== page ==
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Antonetti v. Curtiss-Wright Flight Systems/Shelby, Inc.

A-2368-99T5 (N.J. Super. App. Div. 2001) (Unpublished)

LANDLORD’S LIABILITY—Where a property is leased for the exclusive use of a tenant and no pertinent maintenance responsibilities have been reserved to the landlord, the landlord does not owe a duty of care to an employee of its tenant.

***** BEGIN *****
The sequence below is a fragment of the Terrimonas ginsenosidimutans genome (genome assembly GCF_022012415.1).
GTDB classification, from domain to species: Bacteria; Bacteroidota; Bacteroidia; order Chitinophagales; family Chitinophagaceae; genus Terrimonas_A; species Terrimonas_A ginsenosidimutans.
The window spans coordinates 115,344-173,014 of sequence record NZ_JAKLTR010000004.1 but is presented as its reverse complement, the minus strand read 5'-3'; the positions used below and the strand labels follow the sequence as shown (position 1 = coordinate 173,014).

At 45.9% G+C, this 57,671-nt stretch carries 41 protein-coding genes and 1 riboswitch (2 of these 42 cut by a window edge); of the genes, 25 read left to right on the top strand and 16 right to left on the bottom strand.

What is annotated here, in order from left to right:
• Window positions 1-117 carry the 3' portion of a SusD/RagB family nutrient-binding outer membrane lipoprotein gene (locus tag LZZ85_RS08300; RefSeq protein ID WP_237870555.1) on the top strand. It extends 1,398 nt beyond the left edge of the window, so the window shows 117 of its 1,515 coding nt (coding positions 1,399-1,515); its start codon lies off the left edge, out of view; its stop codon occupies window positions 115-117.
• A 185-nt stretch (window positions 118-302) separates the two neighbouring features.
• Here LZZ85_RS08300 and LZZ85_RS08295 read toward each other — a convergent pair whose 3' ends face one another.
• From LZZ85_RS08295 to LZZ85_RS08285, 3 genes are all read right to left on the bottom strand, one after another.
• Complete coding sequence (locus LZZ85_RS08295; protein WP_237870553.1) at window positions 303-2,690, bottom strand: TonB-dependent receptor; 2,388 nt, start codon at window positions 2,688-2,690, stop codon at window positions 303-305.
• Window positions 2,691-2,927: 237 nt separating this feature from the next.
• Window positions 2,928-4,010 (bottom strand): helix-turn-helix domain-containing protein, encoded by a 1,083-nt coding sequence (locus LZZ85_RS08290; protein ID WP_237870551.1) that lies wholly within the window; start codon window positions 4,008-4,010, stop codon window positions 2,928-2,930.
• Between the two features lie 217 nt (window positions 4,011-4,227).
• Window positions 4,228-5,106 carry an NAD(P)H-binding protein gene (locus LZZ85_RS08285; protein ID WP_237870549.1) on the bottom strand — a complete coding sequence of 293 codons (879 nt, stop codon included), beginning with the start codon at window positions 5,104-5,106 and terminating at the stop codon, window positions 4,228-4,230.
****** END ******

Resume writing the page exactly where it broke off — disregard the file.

As she was leaving her job, an employee slipped and fell on snow and ice in the parking lot adjacent to her place of work. The property and the parking lot had a single owner and part of the property was leased to her employer. At the time, her employer had a snow removal contract. In fact, the lot had been plowed the day before the injury occurred, but ice had accumulated in the interim. She claimed that the property owner was liable to her because of the “generally applicable non-delegable landowner’s duty of care to [its] tenant’s employees.” Unfortunately for her, where a “property is leased for the exclusive use of the tenant and no pertinent maintenance responsibilities have been reserved to the landlord, the landlord does not owe a duty of care to an employee of a tenant.” Here, the property owner did not maintain control of the parking lot, but gave control to the injured worker’s employer through the lease provisions.


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